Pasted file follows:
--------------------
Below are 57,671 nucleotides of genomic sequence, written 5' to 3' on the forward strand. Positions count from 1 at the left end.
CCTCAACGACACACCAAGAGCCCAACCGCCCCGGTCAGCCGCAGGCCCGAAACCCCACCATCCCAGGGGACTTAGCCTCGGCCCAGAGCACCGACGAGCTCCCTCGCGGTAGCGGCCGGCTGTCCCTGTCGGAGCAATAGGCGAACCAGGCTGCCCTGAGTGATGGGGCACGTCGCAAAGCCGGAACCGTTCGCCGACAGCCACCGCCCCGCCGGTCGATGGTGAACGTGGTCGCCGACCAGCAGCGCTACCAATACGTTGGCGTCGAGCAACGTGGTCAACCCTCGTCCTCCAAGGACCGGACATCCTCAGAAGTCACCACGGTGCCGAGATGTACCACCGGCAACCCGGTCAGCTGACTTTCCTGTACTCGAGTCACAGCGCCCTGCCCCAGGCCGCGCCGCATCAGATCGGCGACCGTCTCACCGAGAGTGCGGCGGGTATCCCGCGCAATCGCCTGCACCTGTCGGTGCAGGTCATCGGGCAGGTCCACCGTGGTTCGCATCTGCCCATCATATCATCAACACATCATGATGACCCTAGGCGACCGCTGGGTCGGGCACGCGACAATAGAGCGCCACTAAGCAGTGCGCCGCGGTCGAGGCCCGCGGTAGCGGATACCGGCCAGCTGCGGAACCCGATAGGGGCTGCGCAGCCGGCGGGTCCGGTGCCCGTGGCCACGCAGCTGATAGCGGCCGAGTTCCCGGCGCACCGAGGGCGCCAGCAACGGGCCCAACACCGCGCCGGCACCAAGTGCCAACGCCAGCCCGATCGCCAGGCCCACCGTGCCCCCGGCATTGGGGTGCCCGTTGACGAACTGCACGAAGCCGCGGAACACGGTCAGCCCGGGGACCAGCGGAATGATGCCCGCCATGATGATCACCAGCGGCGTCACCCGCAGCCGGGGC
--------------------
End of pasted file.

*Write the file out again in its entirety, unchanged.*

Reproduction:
Below are 57,671 nucleotides of genomic sequence, written 5' to 3' on the forward strand. Positions count from 1 at the left end.
CCTCAACGACACACCAAGAGCCCAACCGCCCCGGTCAGCCGCAGGCCCGAAACCCCACCATCCCAGGGGACTTAGCCTCGGCCCAGAGCACCGACGAGCTCCCTCGCGGTAGCGGCCGGCTGTCCCTGTCGGAGCAATAGGCGAACCAGGCTGCCCTGAGTGATGGGGCACGTCGCAAAGCCGGAACCGTTCGCCGACAGCCACCGCCCCGCCGGTCGATGGTGAACGTGGTCGCCGACCAGCAGCGCTACCAATACGTTGGCGTCGAGCAACGTGGTCAACCCTCGTCCTCCAAGGACCGGACATCCTCAGAAGTCACCACGGTGCCGAGATGTACCACCGGCAACCCGGTCAGCTGACTTTCCTGTACTCGAGTCACAGCGCCCTGCCCCAGGCCGCGCCGCATCAGATCGGCGACCGTCTCACCGAGAGTGCGGCGGGTATCCCGCGCAATCGCCTGCACCTGTCGGTGCAGGTCATCGGGCAGGTCCACCGTGGTTCGCATCTGCCCATCATATCATCAACACATCATGATGACCCTAGGCGACCGCTGGGTCGGGCACGCGACAATAGAGCGCCACTAAGCAGTGCGCCGCGGTCGAGGCCCGCGGTAGCGGATACCGGCCAGCTGCGGAACCCGATAGGGGCTGCGCAGCCGGCGGGTCCGGTGCCCGTGGCCACGCAGCTGATAGCGGCCGAGTTCCCGGCGCACCGAGGGCGCCAGCAACGGGCCCAACACCGCGCCGGCACCAAGTGCCAACGCCAGCCCGATCGCCAGGCCCACCGTGCCCCCGGCATTGGGGTGCCCGTTGACGAACTGCACGAAGCCGCGGAACACGGTCAGCCCGGGGACCAGCGGAATGATGCCCGCCATGATGATCACCAGCGGCGTCACCCGCAGCCGGGGC